We were staying in the Rosa Alpina, a traditionally styled but luxurious boutique hotel on the main drag of San Cassiano, run by the Pizzinini family for three generations. The service is impeccable without being over-formal and the rooms go for rustic charm rather than pandering to the vogue for giant plasma screens and absurd plumbing: here there's pine panelling with local paintings on the walls and ceilings, and breathtaking views over the forest.
You're nobody in the hotel trade without a spa these days and Rosa Alpina's is one of the best. After all that exhausting strolling there are clay treatments, ultrasound facials and the chance to indulge your Cleopatra complex with the "special skin care for two with milk bath". If you're brave, a serene white-coated massage technician will pummel you to within an inch of your dignity with a full-body workout.
By this time you'll have worked up an appetite. How many villages of 750 souls can boast three Michelin-starred restaurants within five minutes' drive? Sadly, we had time to try only two of them, the first of which, St Hubertus, was in the hotel itself. Its chef, the splendidly named Norbert Niederkofler, serves up regional dishes with a "gourmet twist". If you're in a large party or an exhibitionist you can book the chef's table (actually a private dining room with picture window to the kitchen) for the full theatrical experience. Just up the road La Siriola offers a more modish gastronautical experience, with creations such as a medley of tomato dishes from jelly, through soup to sorbet; plus local specialities including mountain hay soup, which tastes like, well, hay. But in a good way.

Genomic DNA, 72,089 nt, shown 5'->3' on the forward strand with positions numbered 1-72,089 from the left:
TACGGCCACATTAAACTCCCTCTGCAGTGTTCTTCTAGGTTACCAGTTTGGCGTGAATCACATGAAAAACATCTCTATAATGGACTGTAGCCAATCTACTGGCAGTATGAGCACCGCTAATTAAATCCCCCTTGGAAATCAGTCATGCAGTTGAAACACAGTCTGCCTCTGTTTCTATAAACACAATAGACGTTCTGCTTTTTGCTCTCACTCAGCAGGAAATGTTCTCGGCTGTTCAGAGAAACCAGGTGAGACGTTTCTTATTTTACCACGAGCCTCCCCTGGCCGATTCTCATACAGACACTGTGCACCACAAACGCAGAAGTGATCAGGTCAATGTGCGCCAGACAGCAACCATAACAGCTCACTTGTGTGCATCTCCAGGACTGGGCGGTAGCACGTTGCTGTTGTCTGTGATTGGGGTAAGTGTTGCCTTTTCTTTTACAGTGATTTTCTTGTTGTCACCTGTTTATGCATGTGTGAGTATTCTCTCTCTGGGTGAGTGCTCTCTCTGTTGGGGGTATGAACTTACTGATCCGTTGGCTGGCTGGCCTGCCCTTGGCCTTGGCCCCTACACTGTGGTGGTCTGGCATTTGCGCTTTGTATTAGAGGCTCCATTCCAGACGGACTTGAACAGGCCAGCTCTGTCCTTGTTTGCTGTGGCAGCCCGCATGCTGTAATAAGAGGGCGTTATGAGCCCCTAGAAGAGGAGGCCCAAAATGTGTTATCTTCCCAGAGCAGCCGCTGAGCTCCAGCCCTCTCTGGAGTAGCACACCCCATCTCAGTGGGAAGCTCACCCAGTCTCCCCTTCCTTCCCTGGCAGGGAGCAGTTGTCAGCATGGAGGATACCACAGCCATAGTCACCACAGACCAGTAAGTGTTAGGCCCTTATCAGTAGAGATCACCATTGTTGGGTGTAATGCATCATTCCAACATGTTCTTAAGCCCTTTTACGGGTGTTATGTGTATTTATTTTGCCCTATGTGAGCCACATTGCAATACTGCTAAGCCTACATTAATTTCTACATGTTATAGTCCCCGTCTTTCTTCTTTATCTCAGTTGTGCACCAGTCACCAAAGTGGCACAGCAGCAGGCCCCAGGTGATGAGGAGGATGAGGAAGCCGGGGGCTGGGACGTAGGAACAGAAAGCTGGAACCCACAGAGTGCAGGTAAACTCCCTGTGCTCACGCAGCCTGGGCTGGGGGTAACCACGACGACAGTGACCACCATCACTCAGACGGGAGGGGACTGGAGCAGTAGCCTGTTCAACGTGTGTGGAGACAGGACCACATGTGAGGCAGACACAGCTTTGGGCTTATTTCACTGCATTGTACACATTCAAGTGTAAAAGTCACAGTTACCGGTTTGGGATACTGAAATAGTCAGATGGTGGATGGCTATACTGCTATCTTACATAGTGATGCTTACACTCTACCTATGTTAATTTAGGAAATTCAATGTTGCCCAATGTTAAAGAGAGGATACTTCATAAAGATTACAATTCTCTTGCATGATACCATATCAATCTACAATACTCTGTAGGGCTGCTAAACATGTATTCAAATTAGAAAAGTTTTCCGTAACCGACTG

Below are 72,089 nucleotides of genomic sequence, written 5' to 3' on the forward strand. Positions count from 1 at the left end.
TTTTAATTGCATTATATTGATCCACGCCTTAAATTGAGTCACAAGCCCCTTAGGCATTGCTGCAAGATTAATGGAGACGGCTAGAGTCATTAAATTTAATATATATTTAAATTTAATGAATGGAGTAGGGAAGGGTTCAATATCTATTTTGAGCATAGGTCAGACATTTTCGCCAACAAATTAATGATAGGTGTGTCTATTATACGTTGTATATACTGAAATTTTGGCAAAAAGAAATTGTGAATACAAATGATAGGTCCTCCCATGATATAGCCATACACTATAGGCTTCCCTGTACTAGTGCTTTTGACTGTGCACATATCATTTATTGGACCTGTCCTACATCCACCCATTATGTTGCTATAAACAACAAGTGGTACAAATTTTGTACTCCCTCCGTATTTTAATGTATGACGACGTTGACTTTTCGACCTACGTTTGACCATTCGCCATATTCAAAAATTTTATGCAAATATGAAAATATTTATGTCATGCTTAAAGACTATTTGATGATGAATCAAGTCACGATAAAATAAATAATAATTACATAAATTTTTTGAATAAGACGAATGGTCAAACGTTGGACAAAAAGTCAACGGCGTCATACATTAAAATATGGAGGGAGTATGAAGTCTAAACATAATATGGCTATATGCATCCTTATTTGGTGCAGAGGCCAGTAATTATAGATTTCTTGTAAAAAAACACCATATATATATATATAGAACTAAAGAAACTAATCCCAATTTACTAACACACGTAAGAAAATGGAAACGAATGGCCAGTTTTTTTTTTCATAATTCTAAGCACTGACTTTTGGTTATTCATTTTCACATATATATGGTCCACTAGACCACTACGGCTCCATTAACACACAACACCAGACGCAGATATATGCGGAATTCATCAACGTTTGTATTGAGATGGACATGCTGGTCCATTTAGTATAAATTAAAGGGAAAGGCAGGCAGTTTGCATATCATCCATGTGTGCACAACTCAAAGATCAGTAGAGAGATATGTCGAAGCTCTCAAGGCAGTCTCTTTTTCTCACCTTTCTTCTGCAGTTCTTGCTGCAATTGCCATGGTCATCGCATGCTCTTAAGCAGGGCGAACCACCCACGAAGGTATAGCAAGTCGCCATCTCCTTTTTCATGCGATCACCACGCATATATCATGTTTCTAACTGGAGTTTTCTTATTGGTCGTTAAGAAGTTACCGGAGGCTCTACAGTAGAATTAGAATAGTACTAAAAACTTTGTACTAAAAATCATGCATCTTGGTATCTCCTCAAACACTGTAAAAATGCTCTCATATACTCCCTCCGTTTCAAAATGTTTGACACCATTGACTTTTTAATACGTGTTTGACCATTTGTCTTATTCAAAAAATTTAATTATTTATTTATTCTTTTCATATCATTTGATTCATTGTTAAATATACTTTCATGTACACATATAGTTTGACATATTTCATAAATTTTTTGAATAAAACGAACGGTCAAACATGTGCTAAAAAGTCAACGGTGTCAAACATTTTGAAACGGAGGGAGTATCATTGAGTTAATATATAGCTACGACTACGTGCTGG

San Cassiano is a three-hour drive from Venice, and as an extra treat on the way home we stayed at the Bauer Il Palladio hotel on the island of Giudecca. It's just across the water from St Mark's Square and next door to Sir Elton's humble palazzo but it's a world away from the miasma of a Venetian summer. Thick stone walls keep the interior cool and tranquil, and the front rooms give a spectacular panorama of the city.
By Terry Kirby
"I know a bank," says Oberon in A Midsummer Night's Dream, "where the wild thyme blows, where oxlips and the nodding violet grows..." Well, Andy Fraser can do better than that. He knows where the even rarer wild mint blows, and where the sweet cicely pod is abundant. He can even find you wild thyme, if you want it. But today, scrambling up a mossy floored bank, Andy is searching for wild mushrooms.
We are not in Shakespeare's Arden, but on a wooded hillside on the west coast of Scotland. To our right, a burn tumbles down between black granite boulders, and through the trees it is just possible to see the sunlight glinting on Loch Linnhe, at the bottom of the Great Glen.
It is a sunny September day and the scenery is stunningly beautiful, but Andy has seen it all before and besides, if he took his eyes off the ground, he might miss something. He moves swiftly along the path, head down, looking from side to side, occasionally darting into the undergrowth, bending double to examine some treasure, or poisonous trap. A microbiologist by training, he turned to foraging a few years ago and became instantly hooked. He still carries his reference books with him: "There are so many different types, I'm still learning."